SOMETIMES historical biopics feel like directors handing in late exam essays poring over well-worn themes such as “Why Alfred Hitchcock had a complicated relationship with ladies” or “Why Abraham Lincoln had to kiss a lot of frogs to abolish slavery”.
Hyde Park On Hudson (12A)
Director: Roger Michell
Running time: 94 minutes
Somehow “Why FDR was America’s most sexually active president” came as news to me, but Hyde Park On Hudson still manages to make it feel like medicine.
Roger Michell’s film is high on chutzpah. When casting around for someone to play Franklin Delano Roosevelt, few of us would think “let’s get the guy from Ghostbusters who was so awful in The Razor’s Edge”. And yet Bill Murray isn’t bad as the polio-afflicted 32nd commander in chief. The trouble is that the rest of the film goes adrift in its choices.
Essentially it’s a movie about relationships. Shy Margaret “Daisy” Suckley (Laura Linney), a distant cousin of the president, lives with her aunt near FDR’s Hudson estate when she is invited to take tea with her older relative and divert him with chit chat about his stamp album. “You must have met all of them,” she says, looking at the images of world leaders in tiny gummed portraits. “Not all of them,” he corrects, as the camera pointedly lingers on Herr Hitler glowering off his Deutschland pages.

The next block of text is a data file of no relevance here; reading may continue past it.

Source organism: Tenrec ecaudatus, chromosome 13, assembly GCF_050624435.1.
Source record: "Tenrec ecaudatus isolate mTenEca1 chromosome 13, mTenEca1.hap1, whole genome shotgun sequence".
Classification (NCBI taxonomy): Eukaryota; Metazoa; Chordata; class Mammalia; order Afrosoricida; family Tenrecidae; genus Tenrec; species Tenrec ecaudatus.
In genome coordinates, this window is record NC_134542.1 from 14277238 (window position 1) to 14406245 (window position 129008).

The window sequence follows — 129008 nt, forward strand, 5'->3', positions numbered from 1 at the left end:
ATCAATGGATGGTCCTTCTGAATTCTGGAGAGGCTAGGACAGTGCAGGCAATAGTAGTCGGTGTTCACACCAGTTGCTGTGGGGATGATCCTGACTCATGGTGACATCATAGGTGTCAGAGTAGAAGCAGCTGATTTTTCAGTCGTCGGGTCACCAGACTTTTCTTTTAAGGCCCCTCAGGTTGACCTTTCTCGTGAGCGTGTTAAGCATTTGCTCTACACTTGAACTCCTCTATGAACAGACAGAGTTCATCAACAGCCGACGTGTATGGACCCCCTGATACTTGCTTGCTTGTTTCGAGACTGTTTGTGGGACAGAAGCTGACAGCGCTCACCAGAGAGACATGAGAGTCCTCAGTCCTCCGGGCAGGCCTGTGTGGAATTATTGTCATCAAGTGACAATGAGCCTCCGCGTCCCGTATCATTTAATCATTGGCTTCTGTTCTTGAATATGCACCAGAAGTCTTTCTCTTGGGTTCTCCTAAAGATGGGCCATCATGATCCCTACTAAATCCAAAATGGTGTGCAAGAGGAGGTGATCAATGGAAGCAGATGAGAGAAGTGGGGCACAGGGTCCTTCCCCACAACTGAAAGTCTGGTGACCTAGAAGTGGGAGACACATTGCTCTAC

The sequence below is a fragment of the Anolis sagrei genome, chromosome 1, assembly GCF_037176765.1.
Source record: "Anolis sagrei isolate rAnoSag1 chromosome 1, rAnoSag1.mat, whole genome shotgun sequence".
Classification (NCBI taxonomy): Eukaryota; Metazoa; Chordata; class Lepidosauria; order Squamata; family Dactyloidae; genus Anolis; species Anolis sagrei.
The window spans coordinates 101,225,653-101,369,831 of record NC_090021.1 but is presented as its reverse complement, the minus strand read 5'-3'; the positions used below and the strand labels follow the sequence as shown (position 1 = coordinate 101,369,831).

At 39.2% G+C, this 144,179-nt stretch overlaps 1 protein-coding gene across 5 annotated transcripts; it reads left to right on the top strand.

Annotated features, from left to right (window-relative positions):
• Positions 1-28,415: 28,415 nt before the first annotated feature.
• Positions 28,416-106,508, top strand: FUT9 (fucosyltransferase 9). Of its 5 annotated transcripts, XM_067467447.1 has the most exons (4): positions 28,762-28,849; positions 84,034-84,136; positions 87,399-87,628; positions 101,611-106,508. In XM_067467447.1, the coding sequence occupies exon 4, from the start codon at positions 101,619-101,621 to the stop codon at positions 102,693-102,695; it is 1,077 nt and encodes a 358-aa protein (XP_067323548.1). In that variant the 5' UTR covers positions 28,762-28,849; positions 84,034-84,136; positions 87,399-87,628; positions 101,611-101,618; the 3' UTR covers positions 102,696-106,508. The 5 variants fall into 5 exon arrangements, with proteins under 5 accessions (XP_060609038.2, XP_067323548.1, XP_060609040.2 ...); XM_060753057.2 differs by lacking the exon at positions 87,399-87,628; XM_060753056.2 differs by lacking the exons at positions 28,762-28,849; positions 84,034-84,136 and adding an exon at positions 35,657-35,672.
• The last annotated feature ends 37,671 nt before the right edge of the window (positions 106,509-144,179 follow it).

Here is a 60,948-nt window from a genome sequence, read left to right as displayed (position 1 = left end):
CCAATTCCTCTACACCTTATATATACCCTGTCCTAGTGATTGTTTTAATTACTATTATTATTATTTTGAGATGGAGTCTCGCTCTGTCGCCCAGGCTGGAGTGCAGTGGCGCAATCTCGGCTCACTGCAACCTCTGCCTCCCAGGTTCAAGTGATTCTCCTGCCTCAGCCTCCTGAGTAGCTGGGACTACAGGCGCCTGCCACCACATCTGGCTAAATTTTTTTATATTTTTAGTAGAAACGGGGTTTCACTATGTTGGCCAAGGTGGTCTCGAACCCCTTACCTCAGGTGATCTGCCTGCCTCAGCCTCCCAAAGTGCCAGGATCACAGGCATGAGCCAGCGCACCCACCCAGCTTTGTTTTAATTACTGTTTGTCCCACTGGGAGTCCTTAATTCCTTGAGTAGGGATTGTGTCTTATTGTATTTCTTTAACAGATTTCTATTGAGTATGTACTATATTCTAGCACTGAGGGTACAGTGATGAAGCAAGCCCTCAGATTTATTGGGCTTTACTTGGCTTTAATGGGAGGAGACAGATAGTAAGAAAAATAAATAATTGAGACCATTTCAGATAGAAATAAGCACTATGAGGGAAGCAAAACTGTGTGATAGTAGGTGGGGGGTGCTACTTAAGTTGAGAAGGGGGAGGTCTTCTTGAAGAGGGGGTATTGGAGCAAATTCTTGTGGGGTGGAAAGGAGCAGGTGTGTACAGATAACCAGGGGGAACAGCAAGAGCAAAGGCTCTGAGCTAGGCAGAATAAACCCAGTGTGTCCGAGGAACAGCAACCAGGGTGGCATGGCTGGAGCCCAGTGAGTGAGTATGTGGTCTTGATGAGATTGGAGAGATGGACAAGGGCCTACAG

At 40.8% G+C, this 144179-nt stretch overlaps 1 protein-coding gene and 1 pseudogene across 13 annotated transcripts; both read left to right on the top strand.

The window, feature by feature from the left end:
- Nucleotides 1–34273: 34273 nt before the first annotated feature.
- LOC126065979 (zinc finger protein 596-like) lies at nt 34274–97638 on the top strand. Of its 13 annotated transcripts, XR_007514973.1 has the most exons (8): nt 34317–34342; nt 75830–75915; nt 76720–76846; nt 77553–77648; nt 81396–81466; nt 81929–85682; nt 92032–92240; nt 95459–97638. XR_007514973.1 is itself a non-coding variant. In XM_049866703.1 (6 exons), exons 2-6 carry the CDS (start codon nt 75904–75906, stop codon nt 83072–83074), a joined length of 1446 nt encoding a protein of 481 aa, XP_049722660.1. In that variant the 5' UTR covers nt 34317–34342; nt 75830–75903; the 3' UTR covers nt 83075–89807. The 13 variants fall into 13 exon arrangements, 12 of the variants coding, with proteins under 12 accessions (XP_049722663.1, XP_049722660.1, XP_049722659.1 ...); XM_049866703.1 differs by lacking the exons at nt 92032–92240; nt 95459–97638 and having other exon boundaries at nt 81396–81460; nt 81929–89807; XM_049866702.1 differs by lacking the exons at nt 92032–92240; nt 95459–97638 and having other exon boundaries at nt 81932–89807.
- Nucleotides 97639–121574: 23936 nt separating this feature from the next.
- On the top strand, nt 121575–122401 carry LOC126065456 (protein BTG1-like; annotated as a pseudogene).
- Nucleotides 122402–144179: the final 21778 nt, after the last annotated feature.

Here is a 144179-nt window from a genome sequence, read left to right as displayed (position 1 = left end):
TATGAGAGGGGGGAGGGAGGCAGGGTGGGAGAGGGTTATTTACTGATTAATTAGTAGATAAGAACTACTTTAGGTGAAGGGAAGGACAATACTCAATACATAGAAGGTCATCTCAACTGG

Through a combination of loneliness, naivety and manipulation by FDR, she embarks on an affair with him – or at least what appears to be some vigorous hand jobs in his charabanc – not realising that the president has a girl in every port. The trouble is that poor old Daisy is less interesting than everyone else in the film – and yet she’s the narrator – so whenever the film ditches her sad, spiritless character to focus on FDR, or his bossy wife Eleanor (Olivia Williams), there’s a guilty sense of relief.
The most welcome distraction is when King George (Samuel West) and his Queen Elizabeth (Olivia Colman) rock up, on a royal mission to persuade the president to pledge aid for Britain in a war against Nazi Germany. Bertie, like Pres, has had to overcome a physical impediment – the film takes place a few years on from The King’s Speech – and a scene where King and POTUS discuss this common ground brings the film briefly to life.
His wife, however, doesn’t fare so well. According to Hyde Park On Hudson, the young Queen Mum was inclined to be more royal than Bertie, tsking over breaches of protocol, unamused to find the wallpaper in her room depicts Britain’s defeat by America, and so horrified at being given hot dogs that she sounds as if she fears they might contain actual corgi. Even more remarkably, in this version of history, she is presented as averse to drink, upbraiding Bertie for overdoing the cocktails and snifters. Like all the women in this film, she seems a strident bore. «
• On general release from Friday
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